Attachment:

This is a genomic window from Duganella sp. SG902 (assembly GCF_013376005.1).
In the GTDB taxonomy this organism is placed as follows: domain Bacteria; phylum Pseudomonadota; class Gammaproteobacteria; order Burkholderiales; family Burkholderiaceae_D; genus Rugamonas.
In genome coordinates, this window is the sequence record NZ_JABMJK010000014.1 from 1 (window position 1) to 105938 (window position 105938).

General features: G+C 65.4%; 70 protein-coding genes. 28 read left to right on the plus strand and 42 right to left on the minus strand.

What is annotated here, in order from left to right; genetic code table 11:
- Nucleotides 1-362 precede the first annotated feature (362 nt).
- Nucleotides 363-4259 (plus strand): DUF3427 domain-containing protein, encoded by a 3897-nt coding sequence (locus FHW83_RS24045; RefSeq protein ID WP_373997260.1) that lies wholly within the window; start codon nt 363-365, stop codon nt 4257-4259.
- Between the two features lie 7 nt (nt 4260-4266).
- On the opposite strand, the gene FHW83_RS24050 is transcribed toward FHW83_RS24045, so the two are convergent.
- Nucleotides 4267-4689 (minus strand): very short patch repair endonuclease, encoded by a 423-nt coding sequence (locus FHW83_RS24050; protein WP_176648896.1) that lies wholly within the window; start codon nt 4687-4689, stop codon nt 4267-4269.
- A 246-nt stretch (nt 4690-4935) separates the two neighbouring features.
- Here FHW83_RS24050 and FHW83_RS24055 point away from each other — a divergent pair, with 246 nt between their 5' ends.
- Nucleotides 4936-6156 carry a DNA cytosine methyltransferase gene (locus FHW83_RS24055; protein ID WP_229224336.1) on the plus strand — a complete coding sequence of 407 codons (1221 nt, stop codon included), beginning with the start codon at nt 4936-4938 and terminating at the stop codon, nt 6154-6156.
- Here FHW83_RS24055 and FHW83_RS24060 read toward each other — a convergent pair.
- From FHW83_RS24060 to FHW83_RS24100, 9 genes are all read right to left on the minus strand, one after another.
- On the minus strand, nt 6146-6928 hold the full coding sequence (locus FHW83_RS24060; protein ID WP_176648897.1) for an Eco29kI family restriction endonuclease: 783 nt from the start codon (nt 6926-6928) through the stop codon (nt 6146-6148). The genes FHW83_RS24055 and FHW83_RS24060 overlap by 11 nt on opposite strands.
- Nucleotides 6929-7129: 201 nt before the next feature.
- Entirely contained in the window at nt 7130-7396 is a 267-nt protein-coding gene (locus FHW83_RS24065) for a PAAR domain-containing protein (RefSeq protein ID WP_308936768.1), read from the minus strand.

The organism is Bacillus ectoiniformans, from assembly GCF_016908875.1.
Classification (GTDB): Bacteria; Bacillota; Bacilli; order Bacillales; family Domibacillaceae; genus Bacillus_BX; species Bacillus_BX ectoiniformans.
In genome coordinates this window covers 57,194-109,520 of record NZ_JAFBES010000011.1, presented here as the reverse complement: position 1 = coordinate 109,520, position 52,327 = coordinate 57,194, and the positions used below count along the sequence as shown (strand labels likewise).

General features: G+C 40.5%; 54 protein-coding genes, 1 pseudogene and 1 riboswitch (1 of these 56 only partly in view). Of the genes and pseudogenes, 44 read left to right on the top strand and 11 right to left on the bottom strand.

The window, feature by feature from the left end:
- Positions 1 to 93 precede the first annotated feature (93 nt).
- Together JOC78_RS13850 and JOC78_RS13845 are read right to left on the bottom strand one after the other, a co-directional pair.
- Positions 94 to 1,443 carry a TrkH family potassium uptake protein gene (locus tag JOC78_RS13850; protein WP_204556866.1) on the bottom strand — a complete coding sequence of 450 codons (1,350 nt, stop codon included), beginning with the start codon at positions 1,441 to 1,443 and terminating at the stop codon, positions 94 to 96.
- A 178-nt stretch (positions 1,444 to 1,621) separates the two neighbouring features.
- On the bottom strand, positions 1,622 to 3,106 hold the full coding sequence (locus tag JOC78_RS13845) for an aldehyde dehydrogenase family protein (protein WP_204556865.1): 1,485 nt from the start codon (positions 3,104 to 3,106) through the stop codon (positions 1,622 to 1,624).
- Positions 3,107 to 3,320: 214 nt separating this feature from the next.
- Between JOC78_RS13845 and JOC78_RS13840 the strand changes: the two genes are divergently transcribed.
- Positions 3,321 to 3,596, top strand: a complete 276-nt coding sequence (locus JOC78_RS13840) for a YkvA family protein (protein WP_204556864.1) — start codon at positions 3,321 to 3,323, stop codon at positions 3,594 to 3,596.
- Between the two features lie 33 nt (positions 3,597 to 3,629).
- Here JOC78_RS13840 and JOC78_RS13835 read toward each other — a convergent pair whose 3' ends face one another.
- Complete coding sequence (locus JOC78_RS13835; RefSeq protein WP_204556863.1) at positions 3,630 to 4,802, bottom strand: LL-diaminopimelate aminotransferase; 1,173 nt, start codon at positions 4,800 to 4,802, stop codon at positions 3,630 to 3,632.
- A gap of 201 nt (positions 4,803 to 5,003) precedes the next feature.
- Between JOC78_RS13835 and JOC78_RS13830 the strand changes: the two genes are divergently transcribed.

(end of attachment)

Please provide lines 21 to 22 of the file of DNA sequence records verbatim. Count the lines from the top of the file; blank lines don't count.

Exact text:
In genome coordinates this window covers 57,194-109,520 of record NZ_JAFBES010000011.1, presented here as the reverse complement: position 1 = coordinate 109,520, position 52,327 = coordinate 57,194, and the positions used below count along the sequence as shown (strand labels likewise).

General features: G+C 40.5%; 54 protein-coding genes, 1 pseudogene and 1 riboswitch (1 of these 56 only partly in view). Of the genes and pseudogenes, 44 read left to right on the top strand and 11 right to left on the bottom strand.